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What people really think about in work meetings

by LLB staff reporter
14th May 18 3:06 pm

Tip: it’s not work!

UK office workers think about what’s for dinner that evening (38%), plans for the weekend (37%) and even which colleagues they fancy (13%) when they should be concentrating in meetings, according to new research from meeting governance technology firm eShare out today.

Other distracting topics include shopping (28%), football (14%) and stressing about work they could be doing instead of attending the meeting (31%). 22% of respondents even admitted to just staring aimlessly into space.

This lack of focus could in part be attributed to a lack of direction at the outset of the meeting – more than half of respondents in the research said they often attend a meeting with no agenda and that outcomes suffer as a result. Furthermore, around two-thirds of respondents said that they felt meetings were just social chit-chat in a work setting.

“Most of us have been guilty of letting our attention wander in meetings on occasion, but this is going to be more likely if there is no agenda or a lack of access to relevant information,” said Camilla Braithwaite, Head of Communications, eShare. “Sharing the agenda and then sticking to it are basic requirements of a successful meeting, and not doing so makes attendees frustrated and the meeting itself unproductive and time-consuming.”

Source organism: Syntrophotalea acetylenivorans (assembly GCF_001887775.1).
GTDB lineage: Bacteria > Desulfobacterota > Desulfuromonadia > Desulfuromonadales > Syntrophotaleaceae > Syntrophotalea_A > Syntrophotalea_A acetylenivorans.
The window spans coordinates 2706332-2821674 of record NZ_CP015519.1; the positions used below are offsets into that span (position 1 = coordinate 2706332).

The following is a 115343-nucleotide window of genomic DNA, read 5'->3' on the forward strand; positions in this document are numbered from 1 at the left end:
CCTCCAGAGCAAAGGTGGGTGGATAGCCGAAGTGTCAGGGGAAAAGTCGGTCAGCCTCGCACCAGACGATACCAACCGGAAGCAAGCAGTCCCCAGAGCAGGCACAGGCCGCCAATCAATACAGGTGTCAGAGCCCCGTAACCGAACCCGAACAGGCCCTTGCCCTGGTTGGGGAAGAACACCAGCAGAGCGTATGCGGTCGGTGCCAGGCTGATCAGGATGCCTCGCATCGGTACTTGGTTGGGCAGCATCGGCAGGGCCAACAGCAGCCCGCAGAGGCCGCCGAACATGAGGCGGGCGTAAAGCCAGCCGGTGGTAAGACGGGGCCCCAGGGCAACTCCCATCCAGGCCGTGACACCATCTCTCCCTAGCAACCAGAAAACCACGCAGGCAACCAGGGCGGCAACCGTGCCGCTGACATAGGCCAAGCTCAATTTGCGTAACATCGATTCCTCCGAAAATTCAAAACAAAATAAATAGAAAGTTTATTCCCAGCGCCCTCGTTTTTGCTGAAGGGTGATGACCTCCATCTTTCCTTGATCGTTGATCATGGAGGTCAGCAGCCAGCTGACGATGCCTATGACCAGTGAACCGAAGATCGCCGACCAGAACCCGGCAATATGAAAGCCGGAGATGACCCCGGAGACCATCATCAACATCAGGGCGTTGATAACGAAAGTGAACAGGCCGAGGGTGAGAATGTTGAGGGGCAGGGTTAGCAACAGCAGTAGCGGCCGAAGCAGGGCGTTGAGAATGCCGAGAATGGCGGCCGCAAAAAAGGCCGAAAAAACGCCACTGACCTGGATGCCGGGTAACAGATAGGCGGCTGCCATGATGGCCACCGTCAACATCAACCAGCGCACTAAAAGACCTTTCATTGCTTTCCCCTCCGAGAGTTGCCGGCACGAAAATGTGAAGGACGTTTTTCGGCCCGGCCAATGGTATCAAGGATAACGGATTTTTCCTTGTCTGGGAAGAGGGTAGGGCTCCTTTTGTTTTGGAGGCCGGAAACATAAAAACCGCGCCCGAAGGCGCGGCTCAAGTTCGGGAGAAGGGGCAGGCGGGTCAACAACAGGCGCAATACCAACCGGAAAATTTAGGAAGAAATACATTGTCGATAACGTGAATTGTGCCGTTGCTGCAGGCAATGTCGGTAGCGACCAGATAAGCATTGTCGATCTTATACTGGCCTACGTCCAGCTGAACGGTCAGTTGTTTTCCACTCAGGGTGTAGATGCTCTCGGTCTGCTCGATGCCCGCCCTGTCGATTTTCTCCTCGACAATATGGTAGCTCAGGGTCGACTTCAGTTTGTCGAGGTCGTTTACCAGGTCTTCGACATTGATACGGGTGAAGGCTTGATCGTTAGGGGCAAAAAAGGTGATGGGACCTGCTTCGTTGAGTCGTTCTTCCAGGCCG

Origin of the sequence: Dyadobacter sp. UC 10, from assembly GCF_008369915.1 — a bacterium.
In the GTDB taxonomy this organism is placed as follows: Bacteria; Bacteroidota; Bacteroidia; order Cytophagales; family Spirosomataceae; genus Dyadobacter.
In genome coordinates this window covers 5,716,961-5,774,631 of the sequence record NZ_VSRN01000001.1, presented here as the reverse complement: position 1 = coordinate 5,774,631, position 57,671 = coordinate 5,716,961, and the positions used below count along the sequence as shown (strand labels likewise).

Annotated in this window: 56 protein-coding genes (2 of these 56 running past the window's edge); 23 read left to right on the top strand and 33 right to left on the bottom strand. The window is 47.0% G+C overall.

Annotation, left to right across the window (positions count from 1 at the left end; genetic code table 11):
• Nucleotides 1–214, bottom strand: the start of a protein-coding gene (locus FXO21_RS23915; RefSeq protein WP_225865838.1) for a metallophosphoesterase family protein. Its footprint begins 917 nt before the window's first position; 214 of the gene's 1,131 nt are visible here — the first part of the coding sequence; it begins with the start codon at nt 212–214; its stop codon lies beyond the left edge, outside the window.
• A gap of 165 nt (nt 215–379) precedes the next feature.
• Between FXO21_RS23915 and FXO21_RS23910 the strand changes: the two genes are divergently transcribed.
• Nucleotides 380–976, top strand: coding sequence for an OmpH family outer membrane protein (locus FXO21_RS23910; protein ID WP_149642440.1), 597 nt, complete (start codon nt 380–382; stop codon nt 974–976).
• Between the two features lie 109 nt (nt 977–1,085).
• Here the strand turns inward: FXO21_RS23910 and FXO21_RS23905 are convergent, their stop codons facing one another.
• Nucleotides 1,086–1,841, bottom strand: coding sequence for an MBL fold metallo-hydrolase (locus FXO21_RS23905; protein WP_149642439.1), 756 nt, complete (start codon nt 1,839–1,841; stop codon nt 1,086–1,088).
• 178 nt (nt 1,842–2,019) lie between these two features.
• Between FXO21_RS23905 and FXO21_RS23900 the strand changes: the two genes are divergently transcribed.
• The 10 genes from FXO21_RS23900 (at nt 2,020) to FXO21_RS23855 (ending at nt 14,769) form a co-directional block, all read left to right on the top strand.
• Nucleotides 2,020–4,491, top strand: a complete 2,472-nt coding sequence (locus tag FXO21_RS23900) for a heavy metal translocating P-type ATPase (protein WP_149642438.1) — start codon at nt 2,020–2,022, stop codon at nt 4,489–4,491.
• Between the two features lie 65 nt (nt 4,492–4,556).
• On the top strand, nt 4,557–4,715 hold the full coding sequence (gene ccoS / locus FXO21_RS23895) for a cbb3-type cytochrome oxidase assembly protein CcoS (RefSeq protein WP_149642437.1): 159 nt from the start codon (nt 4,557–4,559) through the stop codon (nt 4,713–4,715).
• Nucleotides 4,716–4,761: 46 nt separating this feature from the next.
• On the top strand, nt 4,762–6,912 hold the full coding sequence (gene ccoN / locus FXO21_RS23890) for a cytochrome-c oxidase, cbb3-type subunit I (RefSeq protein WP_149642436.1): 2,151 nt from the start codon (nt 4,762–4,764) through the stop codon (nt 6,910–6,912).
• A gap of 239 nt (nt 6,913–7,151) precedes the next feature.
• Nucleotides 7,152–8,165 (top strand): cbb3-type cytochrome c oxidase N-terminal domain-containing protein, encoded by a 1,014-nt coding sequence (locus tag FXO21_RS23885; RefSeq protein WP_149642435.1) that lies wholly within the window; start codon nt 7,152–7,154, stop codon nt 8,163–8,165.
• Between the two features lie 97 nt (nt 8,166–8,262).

Some common frustrations revealed by the research were a lack of preparation on behalf of colleagues (25%), struggling to find the time to read through all the background materials (18%) and actions assigned from the meeting being forgotten (17%). The research also revealed that 61% of respondents never share their notes with a colleague after a meeting.

“Meetings – and board meetings especially – are such an integral part of business that it’s vital that they run efficiently and provide attendees with all the information they require to make a decision,” continued Camilla Braithwaite, eShare. “If you get meetings processes right they can make the entire organisation work more smoothly, but get them wrong and they can be a drain on time and resources.”

There was also evidence that meeting habits are starting to change from the traditional paper and pen to digital; 11% of respondents said they found being unable to access an agenda from their mobile device a big frustration.

“As most people use mobile devices in their everyday lives, this is creating an expectation that native mobile apps should be available for some of the most traditional areas of business, including the board meeting,” concluded Camilla Braithwaite. “If directors can access their board documents digitally it automatically creates an auditable, transparent demonstration of how decisions were reached and who made them. Approaching meetings in a such a smart and modern way is a highly effective way of improving corporate governance.”

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